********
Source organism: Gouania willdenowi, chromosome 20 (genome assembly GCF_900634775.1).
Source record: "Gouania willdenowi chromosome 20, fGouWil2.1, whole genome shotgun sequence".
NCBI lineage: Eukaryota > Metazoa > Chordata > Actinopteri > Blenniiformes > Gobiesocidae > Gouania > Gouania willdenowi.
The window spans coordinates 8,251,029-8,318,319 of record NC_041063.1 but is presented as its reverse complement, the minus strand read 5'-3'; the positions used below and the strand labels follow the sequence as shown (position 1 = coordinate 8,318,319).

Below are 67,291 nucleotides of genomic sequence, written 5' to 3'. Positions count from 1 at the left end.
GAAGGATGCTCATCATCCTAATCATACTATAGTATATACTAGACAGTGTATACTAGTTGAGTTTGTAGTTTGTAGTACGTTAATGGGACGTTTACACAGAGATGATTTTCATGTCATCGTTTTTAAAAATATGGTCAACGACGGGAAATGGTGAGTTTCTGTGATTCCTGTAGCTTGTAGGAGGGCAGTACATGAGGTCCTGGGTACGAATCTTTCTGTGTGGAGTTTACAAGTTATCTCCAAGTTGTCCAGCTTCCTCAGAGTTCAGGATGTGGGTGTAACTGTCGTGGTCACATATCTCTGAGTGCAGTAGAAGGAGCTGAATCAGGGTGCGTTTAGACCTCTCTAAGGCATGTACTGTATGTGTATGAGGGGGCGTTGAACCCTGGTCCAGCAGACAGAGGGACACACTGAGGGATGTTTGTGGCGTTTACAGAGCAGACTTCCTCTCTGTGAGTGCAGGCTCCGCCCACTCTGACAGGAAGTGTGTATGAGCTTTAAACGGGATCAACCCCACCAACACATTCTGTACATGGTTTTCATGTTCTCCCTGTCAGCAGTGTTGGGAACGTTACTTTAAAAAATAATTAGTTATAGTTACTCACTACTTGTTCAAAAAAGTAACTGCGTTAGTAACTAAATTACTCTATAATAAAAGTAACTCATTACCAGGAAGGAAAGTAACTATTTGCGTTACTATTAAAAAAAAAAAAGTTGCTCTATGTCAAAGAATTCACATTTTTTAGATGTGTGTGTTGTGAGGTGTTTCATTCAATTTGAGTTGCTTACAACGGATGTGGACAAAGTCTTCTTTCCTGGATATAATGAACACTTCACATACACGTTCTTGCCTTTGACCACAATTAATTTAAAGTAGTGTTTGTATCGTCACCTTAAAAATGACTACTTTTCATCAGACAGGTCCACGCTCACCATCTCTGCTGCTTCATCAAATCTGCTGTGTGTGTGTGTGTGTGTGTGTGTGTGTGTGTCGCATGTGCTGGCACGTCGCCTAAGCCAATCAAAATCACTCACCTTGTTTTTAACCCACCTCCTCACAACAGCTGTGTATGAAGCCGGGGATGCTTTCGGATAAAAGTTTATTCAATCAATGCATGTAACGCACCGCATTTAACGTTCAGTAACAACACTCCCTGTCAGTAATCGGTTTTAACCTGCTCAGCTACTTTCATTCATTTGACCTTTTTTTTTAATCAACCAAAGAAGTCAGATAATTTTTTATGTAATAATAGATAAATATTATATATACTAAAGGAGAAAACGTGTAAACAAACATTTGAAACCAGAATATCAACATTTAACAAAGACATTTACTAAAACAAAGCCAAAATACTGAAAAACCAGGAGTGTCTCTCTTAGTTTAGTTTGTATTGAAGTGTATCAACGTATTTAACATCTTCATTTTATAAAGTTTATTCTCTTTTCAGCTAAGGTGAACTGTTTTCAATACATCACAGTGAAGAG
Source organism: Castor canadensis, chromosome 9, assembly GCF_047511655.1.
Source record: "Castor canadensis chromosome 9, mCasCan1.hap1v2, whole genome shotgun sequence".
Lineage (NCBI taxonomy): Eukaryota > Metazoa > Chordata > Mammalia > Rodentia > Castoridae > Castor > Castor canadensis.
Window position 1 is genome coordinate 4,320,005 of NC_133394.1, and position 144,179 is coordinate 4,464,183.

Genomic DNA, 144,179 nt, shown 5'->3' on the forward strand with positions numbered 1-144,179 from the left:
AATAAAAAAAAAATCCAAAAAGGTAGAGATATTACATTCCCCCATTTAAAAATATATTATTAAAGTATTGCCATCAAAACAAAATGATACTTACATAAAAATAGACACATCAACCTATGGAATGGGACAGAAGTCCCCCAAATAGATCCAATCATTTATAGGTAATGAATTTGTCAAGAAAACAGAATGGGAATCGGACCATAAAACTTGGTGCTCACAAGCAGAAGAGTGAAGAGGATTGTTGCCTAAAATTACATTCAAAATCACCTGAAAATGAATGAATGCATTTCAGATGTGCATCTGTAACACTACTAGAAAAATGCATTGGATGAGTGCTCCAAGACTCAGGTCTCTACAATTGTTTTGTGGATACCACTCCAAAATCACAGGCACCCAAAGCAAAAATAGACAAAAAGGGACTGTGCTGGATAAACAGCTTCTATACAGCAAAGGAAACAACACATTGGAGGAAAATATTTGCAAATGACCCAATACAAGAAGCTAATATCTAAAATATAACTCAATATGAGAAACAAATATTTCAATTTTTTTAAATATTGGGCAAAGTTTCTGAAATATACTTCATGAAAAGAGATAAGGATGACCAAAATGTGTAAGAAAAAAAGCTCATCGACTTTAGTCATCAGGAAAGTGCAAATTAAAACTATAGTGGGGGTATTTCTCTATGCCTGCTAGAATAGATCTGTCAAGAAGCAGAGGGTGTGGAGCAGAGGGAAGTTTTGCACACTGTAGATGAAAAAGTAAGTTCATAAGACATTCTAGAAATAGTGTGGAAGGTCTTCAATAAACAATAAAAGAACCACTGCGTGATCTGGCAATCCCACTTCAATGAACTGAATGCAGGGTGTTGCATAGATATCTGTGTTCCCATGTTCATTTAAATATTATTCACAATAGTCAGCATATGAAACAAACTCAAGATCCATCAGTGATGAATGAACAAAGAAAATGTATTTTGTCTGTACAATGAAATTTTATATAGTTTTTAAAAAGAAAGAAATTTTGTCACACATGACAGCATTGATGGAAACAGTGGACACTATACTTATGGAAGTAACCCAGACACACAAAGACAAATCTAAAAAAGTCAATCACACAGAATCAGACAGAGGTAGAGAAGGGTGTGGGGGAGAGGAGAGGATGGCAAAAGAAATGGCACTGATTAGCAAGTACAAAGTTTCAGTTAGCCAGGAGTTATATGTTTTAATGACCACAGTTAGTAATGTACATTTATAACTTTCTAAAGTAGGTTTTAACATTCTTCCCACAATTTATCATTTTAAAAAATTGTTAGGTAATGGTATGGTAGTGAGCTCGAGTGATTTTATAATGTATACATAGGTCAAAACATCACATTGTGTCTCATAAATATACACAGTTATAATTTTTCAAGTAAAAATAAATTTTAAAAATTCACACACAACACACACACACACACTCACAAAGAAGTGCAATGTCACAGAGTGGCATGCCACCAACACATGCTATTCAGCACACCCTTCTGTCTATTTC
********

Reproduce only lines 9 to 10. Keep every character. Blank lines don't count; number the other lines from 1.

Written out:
Lineage (NCBI taxonomy): Eukaryota > Metazoa > Chordata > Mammalia > Rodentia > Castoridae > Castor > Castor canadensis.
Window position 1 is genome coordinate 4,320,005 of NC_133394.1, and position 144,179 is coordinate 4,464,183.